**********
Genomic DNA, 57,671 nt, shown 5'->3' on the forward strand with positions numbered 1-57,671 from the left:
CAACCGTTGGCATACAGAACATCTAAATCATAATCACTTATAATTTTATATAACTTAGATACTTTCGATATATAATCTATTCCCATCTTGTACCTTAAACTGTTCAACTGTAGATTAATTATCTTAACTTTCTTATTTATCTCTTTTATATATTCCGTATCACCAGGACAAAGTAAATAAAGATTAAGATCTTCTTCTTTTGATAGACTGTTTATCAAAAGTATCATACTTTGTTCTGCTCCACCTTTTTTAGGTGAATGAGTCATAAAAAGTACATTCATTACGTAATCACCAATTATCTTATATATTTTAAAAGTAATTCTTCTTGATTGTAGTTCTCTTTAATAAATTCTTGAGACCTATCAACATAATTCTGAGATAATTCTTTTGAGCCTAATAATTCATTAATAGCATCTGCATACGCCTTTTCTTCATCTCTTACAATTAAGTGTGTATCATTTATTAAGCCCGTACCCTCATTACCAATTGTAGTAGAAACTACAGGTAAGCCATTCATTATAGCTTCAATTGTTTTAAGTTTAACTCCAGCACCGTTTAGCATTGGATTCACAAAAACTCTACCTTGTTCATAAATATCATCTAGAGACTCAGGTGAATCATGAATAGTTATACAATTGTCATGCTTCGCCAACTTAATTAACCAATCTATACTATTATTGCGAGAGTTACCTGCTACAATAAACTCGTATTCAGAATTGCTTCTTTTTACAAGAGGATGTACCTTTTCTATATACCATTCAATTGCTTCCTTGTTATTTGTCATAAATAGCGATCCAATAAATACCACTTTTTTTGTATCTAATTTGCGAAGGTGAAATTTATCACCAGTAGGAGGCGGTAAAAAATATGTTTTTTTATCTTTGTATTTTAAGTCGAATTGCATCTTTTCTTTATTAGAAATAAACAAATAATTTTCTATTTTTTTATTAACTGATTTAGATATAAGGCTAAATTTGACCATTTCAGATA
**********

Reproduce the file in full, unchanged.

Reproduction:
Genomic DNA, 57,671 nt, shown 5'->3' on the forward strand with positions numbered 1-57,671 from the left:
CAACCGTTGGCATACAGAACATCTAAATCATAATCACTTATAATTTTATATAACTTAGATACTTTCGATATATAATCTATTCCCATCTTGTACCTTAAACTGTTCAACTGTAGATTAATTATCTTAACTTTCTTATTTATCTCTTTTATATATTCCGTATCACCAGGACAAAGTAAATAAAGATTAAGATCTTCTTCTTTTGATAGACTGTTTATCAAAAGTATCATACTTTGTTCTGCTCCACCTTTTTTAGGTGAATGAGTCATAAAAAGTACATTCATTACGTAATCACCAATTATCTTATATATTTTAAAAGTAATTCTTCTTGATTGTAGTTCTCTTTAATAAATTCTTGAGACCTATCAACATAATTCTGAGATAATTCTTTTGAGCCTAATAATTCATTAATAGCATCTGCATACGCCTTTTCTTCATCTCTTACAATTAAGTGTGTATCATTTATTAAGCCCGTACCCTCATTACCAATTGTAGTAGAAACTACAGGTAAGCCATTCATTATAGCTTCAATTGTTTTAAGTTTAACTCCAGCACCGTTTAGCATTGGATTCACAAAAACTCTACCTTGTTCATAAATATCATCTAGAGACTCAGGTGAATCATGAATAGTTATACAATTGTCATGCTTCGCCAACTTAATTAACCAATCTATACTATTATTGCGAGAGTTACCTGCTACAATAAACTCGTATTCAGAATTGCTTCTTTTTACAAGAGGATGTACCTTTTCTATATACCATTCAATTGCTTCCTTGTTATTTGTCATAAATAGCGATCCAATAAATACCACTTTTTTTGTATCTAATTTGCGAAGGTGAAATTTATCACCAGTAGGAGGCGGTAAAAAATATGTTTTTTTATCTTTGTATTTTAAGTCGAATTGCATCTTTTCTTTATTAGAAATAAACAAATAATTTTCTATTTTTTTATTAACTGATTTAGATATAAGGCTAAATTTGACCATTTCAGATA